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Tropical Storm Irene teaches costly lessons

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Tropical Storm Irene teaches costly lessons

When Tropical Storm Irene caused widespread flooding in Vermont in August 2011, custom corporate furniture maker WallGoldfinger Inc.'s location on the Dog River in Northfield put it in a vulnerable spot.

Afterwards, a YouTube video of the water surrounding WallGoldfinger's plant made the steps necessary to mitigate the company's flood exposure obvious.

“We had two floors. The first floor had six-and-a-half feet of water,” said Bill Miller, WallGoldfinger's chief financial officer. “The second floor would have had four-and-a-half feet of water except for two sets of double doors that held.

“The machines were all on the first floor, unfortunately, and they were destroyed,” Mr. Miller said. Among them were a computer numerical control router and a CNC sander, both made in Italy.

“I would say 90% of the machinery had to be thrown out,” said John Wall, the furniture maker's CEO. “We lost quite a bit of inventory and a little bit of work in progress, and you lose a lot of shelving, racks and carts that you build up over the years.”

Fortunately, some completed product avoided damage. “We were actually shipping the day after the flood and a couple of days after,” Mr. Miller said.

Founded in 1971 as Union Woodworks, WallGoldfinger has evolved from a local woodworking shop focused on residential projects to a nationally known builder of high-end corporate furniture. With approximately 40 employees, WallGoldfinger has provided office furniture to the White House, the United Nations, the New York Stock Exchange, Fortune 50 companies and many of the largest law firms, among others.

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The furniture maker was insured for its losses.

“We were insured up to the maximum of the National Flood Insurance Program,” Mr. Miller said. Beyond that, WallGoldfinger financed its recovery through various financing agencies, with assistance from Vermont economic development officials.

But looking at those YouTube videos convinced company officials it needed to take steps to reduce its flood risk, Mr. Miller said. On June 18, the company moved into new facilities in a building that formerly housed an Ethan Allen furniture plant in Randolph, Vt.

The move was the primary risk mitigation step the furniture maker took after the flood, Mr. Miller said. “Frankly, it was the YouTube videos where you see that water going around the plant,” he said. “The variability in weather patterns is only going to increase. So the likelihood of a 100-year storm has become a 25-year storm.”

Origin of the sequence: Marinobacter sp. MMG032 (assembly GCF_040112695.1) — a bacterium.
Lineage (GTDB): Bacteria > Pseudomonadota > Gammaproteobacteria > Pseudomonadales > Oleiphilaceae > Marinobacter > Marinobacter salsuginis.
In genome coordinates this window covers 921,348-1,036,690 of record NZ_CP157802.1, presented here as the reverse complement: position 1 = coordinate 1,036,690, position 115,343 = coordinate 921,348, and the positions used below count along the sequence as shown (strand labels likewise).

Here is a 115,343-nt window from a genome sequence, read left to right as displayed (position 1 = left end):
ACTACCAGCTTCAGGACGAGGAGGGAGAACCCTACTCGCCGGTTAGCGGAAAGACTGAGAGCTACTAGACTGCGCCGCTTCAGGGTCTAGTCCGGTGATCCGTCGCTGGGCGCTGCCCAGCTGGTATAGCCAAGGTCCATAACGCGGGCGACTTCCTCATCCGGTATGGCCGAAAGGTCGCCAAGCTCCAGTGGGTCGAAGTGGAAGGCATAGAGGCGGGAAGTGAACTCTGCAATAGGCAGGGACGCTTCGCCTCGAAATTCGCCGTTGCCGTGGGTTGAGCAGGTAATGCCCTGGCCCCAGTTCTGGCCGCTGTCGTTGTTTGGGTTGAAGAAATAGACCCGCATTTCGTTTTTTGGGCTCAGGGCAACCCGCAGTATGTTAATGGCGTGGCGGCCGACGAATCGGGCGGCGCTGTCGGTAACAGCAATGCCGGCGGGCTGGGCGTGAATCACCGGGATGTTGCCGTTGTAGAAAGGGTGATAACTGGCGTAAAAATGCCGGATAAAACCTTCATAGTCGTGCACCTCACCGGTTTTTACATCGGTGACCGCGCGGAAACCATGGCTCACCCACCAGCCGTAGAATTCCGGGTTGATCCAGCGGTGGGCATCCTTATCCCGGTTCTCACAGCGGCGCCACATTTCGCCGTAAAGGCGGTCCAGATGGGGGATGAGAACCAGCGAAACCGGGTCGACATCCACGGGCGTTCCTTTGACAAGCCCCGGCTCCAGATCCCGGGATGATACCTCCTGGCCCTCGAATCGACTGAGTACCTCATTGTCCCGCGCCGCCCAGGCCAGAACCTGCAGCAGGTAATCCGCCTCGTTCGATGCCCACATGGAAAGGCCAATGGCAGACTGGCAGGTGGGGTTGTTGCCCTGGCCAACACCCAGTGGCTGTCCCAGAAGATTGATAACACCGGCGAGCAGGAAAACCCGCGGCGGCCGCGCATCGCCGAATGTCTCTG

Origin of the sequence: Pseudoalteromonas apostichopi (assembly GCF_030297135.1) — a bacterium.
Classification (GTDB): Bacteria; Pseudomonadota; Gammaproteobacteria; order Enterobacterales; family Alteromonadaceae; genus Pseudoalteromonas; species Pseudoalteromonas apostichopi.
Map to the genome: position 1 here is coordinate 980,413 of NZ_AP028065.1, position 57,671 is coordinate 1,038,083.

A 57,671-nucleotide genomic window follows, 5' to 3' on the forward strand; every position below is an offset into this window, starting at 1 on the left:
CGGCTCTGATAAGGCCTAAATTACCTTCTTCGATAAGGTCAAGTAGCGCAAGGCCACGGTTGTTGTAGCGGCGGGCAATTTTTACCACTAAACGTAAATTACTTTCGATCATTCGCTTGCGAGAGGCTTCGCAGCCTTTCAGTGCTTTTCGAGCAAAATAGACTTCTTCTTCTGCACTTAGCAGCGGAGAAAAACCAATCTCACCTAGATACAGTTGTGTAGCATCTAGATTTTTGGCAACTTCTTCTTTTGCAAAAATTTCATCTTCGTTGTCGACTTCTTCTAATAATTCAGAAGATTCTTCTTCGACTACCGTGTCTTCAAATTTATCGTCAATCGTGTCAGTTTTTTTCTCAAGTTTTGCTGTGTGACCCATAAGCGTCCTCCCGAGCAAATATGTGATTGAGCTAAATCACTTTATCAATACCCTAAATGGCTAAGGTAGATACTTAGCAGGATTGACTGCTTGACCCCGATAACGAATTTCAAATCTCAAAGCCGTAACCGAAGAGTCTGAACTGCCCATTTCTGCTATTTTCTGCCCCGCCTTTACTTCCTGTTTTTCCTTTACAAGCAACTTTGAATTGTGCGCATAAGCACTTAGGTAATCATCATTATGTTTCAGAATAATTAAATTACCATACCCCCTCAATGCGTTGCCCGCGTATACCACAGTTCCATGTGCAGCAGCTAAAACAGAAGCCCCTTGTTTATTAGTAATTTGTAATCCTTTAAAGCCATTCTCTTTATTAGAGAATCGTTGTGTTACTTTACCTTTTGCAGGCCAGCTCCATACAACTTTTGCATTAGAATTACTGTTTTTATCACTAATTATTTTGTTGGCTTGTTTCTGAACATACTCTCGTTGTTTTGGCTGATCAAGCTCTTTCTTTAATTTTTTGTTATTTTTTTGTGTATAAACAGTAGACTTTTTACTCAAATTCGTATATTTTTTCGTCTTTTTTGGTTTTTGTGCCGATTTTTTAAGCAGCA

On its old facility's second floor, it was at eye level with the top of a dam on the Dog River, Mr. Miller said, while at the new site flooding from Tropical Storm Irene didn't raise the level of the nearby White River to within 30 feet of its bank. “So we feel much more secure here,” he said.

“I think the river here is probably 50, 75 feet below the factory, so it's really not a factor,” Mr. Wall said. “Our old mill, even though we'd been there 36 years, I think we had a lot more close calls then we even realized.”

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While saying the company had a very good landlord at its old location, Mr. Wall said that after evaluating the situation, staying in the former mill wasn't a viable option. “We couldn't be properly insured going back in there,” he said.

“My feeling is you really can't do much if a river is going to come at you,” Mr. Wall said. “I've never seen such power. I don't think you can fight a river. You've just got to move. We looked at all kinds of berming and other things, but I don't think it can be done economically.”

Beyond the move to a less flood-exposed site, the furniture maker considered buying additional flood insurance beyond what national flood insurance provides.

“But that's obviously going to be very expensive, and there aren't many companies that offer that,” Mr. Miller said. For now the company's focus is returning to full operations, though purchasing additional flood coverage remains “on the radar screen,” he said.

The company is “quite close” to being fully operational at its new site, Mr. Miller said, and now has two CNC routers. Work to refurbish the damaged sander is nearing completion in Italy. With its open office environment and linear production flow, the new facility is “close to an ideal building for us,” Mr. Miller said. “We're hoping this is really going to spur productivity.”

The company is “quite close” to being fully operational at its new site, Mr. Miller said, and now has two CNC routers. Work to refurbish the damaged sander is nearing completion in Italy. With its open office environment and linear production flow, the new facility is “close to an ideal building for us,” Mr. Miller said. “We're hoping this is really going to spur productivity.”

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